Vitter introduced an amendment to an Internet sales tax bill that would require all members of Congress and their staffs, the president, vice president and political appointees to get insurance through the exchanges.
But the OPM hasn’t given its interpretation for how that will work. In addition, large businesses aren’t meant to offer insurance to their employees through the exchanges until 2017, so the exchange infrastructure might not be ready to accept the federal government’s contribution next year.
It’s also unclear who exactly will be covered under the requirement, as the OPM has some leeway in determining who qualifies. Grassley intended for all lawmakers and congressional staff members to get insurance through the exchanges, but a later modification exempted leadership office and committee staff members.
“I don’t know what the motivation was in writing that piece to treat members of Congress and some employees differently,” House Minority Leader Nancy Pelosi, D-Calif., said at a news conference. “I think that whatever the outcome is, people have to be treated the same.”
Congressional employees who have to buy insurance through the exchanges would most likely purchase it through the District of Columbia’s insurance exchange, which the district will run on its own.
An aide for the Centers for Medicare and Medicaid Services said employers would buy insurance coverage on the exchange offered by the state in which they are located and then make it available to employees.
Pelosi said congressional leaders needed to continue to look at how the requirement would work, adding that she was in contact with House Minority Whip Steny H. Hoyer, D-Md., as he had discussions about it.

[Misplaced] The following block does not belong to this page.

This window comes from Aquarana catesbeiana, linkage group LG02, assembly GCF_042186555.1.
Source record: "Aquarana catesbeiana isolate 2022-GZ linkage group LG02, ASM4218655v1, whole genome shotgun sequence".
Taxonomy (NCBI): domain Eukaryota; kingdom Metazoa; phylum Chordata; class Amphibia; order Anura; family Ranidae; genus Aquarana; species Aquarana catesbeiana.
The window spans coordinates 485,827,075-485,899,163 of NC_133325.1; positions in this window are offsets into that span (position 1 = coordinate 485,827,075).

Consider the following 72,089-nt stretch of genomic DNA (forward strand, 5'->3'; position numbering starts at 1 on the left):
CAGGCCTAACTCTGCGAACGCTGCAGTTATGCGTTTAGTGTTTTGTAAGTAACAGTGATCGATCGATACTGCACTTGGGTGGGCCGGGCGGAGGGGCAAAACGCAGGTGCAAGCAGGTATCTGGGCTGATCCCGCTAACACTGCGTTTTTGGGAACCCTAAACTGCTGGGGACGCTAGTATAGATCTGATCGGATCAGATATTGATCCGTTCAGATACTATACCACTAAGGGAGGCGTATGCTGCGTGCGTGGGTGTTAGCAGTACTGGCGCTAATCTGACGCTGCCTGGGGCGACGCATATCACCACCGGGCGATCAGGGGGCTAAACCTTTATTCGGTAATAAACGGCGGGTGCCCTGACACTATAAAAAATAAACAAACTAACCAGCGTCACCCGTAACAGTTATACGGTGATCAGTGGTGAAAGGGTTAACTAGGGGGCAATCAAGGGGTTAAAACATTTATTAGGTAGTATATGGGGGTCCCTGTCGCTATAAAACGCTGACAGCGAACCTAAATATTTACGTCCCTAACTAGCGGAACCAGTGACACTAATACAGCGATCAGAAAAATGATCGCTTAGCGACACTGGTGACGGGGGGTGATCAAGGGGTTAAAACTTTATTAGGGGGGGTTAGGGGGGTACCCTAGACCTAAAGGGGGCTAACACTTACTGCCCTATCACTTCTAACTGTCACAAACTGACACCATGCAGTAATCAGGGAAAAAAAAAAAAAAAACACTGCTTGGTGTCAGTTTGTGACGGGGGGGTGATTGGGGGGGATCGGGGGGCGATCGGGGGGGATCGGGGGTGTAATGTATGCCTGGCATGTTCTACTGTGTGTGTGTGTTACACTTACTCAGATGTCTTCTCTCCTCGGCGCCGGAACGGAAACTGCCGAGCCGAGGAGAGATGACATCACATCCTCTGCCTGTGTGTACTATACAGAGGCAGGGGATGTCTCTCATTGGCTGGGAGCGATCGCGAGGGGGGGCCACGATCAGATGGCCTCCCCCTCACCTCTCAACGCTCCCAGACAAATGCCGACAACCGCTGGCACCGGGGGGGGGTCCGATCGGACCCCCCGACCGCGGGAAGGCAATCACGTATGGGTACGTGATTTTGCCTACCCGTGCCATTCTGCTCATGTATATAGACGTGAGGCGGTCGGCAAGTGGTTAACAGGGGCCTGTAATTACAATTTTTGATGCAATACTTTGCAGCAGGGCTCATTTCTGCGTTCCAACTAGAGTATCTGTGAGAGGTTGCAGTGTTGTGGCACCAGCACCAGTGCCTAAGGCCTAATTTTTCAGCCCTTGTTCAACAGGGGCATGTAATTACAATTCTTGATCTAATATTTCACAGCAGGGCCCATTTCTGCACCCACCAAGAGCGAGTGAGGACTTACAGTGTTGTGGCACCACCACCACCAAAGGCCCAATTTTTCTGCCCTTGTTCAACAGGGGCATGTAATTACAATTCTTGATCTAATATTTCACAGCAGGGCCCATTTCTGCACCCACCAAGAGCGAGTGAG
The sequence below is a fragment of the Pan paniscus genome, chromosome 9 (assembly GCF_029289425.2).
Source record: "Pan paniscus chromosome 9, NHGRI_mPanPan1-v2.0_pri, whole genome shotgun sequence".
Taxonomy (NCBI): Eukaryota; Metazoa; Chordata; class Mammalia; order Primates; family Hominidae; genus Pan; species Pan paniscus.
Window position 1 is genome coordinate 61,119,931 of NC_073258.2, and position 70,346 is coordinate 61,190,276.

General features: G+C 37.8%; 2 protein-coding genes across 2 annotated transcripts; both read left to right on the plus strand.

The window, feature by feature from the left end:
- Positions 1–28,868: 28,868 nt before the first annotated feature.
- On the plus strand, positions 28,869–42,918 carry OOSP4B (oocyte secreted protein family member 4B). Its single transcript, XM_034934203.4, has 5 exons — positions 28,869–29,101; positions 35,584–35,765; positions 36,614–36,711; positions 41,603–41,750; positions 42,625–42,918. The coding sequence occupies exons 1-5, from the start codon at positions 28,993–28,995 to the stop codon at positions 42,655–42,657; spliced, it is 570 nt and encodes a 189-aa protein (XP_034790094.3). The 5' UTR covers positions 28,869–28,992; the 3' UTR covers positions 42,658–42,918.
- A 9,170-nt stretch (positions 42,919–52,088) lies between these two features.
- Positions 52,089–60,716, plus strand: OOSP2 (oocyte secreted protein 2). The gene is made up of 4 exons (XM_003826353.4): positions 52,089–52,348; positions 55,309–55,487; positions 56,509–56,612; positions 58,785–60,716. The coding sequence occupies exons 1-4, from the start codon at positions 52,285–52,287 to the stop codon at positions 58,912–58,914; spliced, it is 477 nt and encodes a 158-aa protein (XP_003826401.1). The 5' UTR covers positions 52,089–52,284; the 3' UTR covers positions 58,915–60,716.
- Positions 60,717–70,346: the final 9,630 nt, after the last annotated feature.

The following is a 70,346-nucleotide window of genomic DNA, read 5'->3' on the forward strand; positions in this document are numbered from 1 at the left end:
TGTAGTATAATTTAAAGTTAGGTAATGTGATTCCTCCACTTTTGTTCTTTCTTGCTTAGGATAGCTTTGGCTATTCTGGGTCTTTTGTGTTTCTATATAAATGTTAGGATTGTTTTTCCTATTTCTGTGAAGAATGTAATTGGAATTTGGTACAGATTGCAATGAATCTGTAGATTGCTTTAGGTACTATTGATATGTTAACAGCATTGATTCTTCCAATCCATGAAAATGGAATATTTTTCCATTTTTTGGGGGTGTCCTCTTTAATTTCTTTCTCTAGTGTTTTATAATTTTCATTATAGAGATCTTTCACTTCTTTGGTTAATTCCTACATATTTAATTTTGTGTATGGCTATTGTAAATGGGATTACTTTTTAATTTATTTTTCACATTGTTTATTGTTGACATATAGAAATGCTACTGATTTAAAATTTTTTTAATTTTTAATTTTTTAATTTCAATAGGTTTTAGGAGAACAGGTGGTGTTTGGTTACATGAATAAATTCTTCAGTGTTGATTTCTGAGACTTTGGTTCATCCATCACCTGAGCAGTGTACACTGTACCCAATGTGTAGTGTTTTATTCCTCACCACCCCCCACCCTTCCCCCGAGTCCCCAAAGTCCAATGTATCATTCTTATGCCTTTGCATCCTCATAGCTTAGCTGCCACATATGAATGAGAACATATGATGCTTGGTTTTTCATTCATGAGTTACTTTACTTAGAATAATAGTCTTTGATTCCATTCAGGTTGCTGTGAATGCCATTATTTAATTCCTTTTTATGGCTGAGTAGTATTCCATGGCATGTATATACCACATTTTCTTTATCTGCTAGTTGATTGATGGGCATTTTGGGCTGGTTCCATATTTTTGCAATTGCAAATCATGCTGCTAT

Rep. John Barrow, D-Ga., wrote a letter to House Democratic and GOP leaders critical of any closed meetings on the issue.
“We may have differences of opinion about the validity of this policy, but we’ve all spent the last three years confirming the existence of this requirement to our constituents,” he wrote. “We strongly urge you to bring some transparency to this conversation and give us a chance to weigh in on any proposed revisions.”
White House spokesman Eric Schultz said members of Congress would continue to be required to buy insurance through the exchanges — but did not respond to a question about what would happen to staff members.
“Members of Congress will not receive anything that is not available to the public. The law doesn’t allow them to get insurance from FEHB, they are going to get insurance on the market place, just like individuals uninsured and small businesses,” he said in a statement.
Niels Lesniewski and Emma Dumain contributed to this report.
Rep. Elijah Cummings, D-Md., right, hugs Harold Schaitberger, General President of the International Association of Fire Fighters, after the Congressman spoke at the IAFF's Legislative Conference General Session at the Hyatt Regency on Capitol Hill, March 9, 2015. The day featured addresses by members of Congress and Vice President Joe Biden.